MT: Pup was also nominated for an award for a recent music video which starred Finn Wolfhard from Stranger Things. How has it been getting to know him as both of your careers have recently blown up?
Babcock: It's cool! He's a very chill dude for his age. He's pretty young, I think like 13 or 14. He knows a lot about music and he's a good hang. He did a video for us a few years ago for our song "Guilt Trip" before he was in Stranger Things and he was cool then, and we've watched him become this superstar and he's still grounded and just a nice dude. We have nothing to do with his success but we're just proud to see a guy who's deserving of a lot of success, receive that success right in front of our eyes. We're stoked for him!
MT: The last time we spoke, just as The Dream Is Over was being released, you expressed feelings of disillusionment as an adolescent and in the music business. What are your thoughts on those feelings one year later?
Babcock: Oh, I still have them big time. I think the music business, for the most part, is a crock of shit. And I think there are a lot of people working in the music industry for the wrong reasons, and the people who suffer from that are the people who are trying to play music because they love it, and it's a shame that they suffer at the hands of people that are greedy and in it for bad reasons.
But with that said, we've just gotten a lot smarter about it. We've been lucky that we get to work with a lot of incredible people in the music industry, and its good to see by working with them that it's not all like a fucking horror show. So we've been really lucky and we've made it a point in the past year of always surrounding ourselves with good people that we believe in, that believe in us, and that are in it for the right reasons. I'm still cynical and jaded about that kind of shit, but I find myself navigating it differently.
MT: Is there a third record in the works?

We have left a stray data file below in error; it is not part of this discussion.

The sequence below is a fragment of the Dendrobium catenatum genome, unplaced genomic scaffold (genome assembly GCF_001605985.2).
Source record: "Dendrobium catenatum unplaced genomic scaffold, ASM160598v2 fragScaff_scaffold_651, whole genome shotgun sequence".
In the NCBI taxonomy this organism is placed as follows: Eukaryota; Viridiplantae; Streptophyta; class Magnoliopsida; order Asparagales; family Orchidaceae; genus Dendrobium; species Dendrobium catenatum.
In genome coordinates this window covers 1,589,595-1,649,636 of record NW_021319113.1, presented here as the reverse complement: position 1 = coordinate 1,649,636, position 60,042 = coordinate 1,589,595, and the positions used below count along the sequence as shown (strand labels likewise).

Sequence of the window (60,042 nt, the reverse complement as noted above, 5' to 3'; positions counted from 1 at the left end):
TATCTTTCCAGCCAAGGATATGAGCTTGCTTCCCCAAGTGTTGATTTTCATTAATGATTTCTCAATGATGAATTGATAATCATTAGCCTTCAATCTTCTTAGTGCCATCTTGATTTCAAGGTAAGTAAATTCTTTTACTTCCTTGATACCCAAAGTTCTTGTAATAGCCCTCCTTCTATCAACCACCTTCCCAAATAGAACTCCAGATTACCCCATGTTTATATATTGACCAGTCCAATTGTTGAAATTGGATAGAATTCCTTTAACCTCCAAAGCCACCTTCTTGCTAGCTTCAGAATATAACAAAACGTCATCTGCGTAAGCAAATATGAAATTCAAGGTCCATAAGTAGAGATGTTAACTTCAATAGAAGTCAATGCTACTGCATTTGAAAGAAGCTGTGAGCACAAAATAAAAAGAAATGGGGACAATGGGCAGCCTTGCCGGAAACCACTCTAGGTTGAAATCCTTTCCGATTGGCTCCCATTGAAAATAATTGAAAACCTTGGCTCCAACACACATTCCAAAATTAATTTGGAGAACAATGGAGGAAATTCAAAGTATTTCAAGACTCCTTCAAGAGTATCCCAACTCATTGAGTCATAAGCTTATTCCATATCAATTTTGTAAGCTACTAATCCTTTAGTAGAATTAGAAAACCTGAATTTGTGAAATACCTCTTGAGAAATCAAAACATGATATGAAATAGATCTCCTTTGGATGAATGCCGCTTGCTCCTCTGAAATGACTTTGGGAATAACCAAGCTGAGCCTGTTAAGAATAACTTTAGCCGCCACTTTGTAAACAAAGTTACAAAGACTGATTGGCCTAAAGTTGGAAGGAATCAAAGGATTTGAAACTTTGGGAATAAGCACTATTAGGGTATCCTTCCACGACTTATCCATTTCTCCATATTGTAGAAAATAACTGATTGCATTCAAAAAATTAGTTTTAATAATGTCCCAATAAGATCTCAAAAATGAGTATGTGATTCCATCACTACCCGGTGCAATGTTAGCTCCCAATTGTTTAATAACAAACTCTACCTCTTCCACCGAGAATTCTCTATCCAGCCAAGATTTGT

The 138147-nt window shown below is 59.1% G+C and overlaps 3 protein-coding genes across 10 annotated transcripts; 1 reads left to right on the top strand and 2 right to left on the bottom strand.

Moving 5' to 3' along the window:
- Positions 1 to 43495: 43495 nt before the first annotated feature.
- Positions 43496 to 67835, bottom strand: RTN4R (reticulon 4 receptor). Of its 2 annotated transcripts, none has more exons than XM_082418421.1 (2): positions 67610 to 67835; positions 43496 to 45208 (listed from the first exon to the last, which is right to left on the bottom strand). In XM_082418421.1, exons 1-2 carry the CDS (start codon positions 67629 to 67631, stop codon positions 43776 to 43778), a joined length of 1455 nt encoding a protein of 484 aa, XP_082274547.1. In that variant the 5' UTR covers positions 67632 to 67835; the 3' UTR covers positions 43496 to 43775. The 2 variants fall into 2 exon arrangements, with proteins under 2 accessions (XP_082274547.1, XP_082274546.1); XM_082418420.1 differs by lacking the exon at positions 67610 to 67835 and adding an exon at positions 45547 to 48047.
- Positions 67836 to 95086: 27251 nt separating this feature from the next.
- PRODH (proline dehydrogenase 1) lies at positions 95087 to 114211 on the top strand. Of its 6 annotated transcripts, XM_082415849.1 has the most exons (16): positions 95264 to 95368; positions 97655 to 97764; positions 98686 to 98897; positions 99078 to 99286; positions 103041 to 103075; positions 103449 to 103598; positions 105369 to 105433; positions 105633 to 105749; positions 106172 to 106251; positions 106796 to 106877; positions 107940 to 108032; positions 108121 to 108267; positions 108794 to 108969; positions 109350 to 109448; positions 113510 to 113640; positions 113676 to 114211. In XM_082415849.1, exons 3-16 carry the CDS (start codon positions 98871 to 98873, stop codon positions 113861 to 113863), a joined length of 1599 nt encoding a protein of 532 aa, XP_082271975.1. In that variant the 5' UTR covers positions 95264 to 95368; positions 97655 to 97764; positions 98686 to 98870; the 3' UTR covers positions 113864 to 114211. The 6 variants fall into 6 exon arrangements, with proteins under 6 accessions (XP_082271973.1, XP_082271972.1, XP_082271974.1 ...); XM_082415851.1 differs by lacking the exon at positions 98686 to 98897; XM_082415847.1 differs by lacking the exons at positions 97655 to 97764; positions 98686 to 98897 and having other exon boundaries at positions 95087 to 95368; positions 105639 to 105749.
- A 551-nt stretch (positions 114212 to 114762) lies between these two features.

Babcock: Yeah, we've been writing it. We haven't started recording it, but we're pretty deep into writing it right now.
MT: Do you write on the road, or is that something you all regroup on after a lot of touring?
Babcock: I'm totally incapable of writing on the road. I'm barely capable of being a functioning human being when we're on the road. Basic life tasks seem impossible to me when we're on tour.
MT: Just because of the busy schedule?
Babcock: Yeah, and I find it, mentally and emotionally, quite taxing to be around people a lot, and with anything creative, you need space to let that simmer and percolate. I find that for me, I have to come at anything creative slowly and let it come to me more than me going out to find it, and it's a hard thing to feel creative or inspired when you're surrounded by people at all hours of the day.
So we kind of treat touring like what it is. It's like work but it's really fun work for us, and we go and do it and it's really good, and when we come home, for me at least, I quickly find that there's this whole well of creativity that's been building up in my subconscious without me thinking about it, and I try to actively tap into it when I'm at home and alone — it just flows a bit easier.
MT: Because there are less opportunities to get dickered in the back of the van.
Babcock: That's right! Good ol' Canadian term right there. I like that!
Pup perform on Sunday, July 30, at the Mo Pop Festival; West Riverfront Park; 1801 W. Jefferson Ave., Detroit; mopopfestival.com; Tickets are $90.